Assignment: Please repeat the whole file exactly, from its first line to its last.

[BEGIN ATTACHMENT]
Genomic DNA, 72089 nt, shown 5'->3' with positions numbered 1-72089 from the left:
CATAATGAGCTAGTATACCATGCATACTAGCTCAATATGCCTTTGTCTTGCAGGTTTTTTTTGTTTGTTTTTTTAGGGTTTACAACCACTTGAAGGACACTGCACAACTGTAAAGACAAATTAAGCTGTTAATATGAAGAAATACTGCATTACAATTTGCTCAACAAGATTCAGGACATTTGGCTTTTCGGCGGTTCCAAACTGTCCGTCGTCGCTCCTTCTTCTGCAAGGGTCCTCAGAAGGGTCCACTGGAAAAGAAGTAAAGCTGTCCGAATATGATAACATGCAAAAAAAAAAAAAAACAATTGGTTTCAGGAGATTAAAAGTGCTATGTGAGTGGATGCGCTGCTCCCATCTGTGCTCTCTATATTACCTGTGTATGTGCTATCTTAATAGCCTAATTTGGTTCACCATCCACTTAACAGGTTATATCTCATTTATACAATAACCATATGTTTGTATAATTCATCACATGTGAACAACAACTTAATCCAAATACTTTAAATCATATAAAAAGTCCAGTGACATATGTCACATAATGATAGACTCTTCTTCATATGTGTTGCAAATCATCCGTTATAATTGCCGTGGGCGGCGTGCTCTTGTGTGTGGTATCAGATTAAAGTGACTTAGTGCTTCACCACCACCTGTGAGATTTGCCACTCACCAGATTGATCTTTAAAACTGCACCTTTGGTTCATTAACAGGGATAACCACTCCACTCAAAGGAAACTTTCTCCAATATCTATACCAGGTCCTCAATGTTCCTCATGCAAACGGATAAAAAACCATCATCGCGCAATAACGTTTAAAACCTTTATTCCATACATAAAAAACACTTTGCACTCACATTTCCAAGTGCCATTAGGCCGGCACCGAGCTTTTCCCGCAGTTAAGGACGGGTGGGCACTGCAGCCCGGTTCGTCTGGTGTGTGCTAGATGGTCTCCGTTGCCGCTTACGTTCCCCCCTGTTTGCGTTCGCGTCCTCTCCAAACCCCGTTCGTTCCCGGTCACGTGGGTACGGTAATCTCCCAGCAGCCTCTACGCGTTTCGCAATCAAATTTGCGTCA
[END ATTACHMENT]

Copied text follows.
Genomic DNA, 72089 nt, shown 5'->3' with positions numbered 1-72089 from the left:
CATAATGAGCTAGTATACCATGCATACTAGCTCAATATGCCTTTGTCTTGCAGGTTTTTTTTGTTTGTTTTTTTAGGGTTTACAACCACTTGAAGGACACTGCACAACTGTAAAGACAAATTAAGCTGTTAATATGAAGAAATACTGCATTACAATTTGCTCAACAAGATTCAGGACATTTGGCTTTTCGGCGGTTCCAAACTGTCCGTCGTCGCTCCTTCTTCTGCAAGGGTCCTCAGAAGGGTCCACTGGAAAAGAAGTAAAGCTGTCCGAATATGATAACATGCAAAAAAAAAAAAAAACAATTGGTTTCAGGAGATTAAAAGTGCTATGTGAGTGGATGCGCTGCTCCCATCTGTGCTCTCTATATTACCTGTGTATGTGCTATCTTAATAGCCTAATTTGGTTCACCATCCACTTAACAGGTTATATCTCATTTATACAATAACCATATGTTTGTATAATTCATCACATGTGAACAACAACTTAATCCAAATACTTTAAATCATATAAAAAGTCCAGTGACATATGTCACATAATGATAGACTCTTCTTCATATGTGTTGCAAATCATCCGTTATAATTGCCGTGGGCGGCGTGCTCTTGTGTGTGGTATCAGATTAAAGTGACTTAGTGCTTCACCACCACCTGTGAGATTTGCCACTCACCAGATTGATCTTTAAAACTGCACCTTTGGTTCATTAACAGGGATAACCACTCCACTCAAAGGAAACTTTCTCCAATATCTATACCAGGTCCTCAATGTTCCTCATGCAAACGGATAAAAAACCATCATCGCGCAATAACGTTTAAAACCTTTATTCCATACATAAAAAACACTTTGCACTCACATTTCCAAGTGCCATTAGGCCGGCACCGAGCTTTTCCCGCAGTTAAGGACGGGTGGGCACTGCAGCCCGGTTCGTCTGGTGTGTGCTAGATGGTCTCCGTTGCCGCTTACGTTCCCCCCTGTTTGCGTTCGCGTCCTCTCCAAACCCCGTTCGTTCCCGGTCACGTGGGTACGGTAATCTCCCAGCAGCCTCTACGCGTTTCGCAATCAAATTTGCGTCA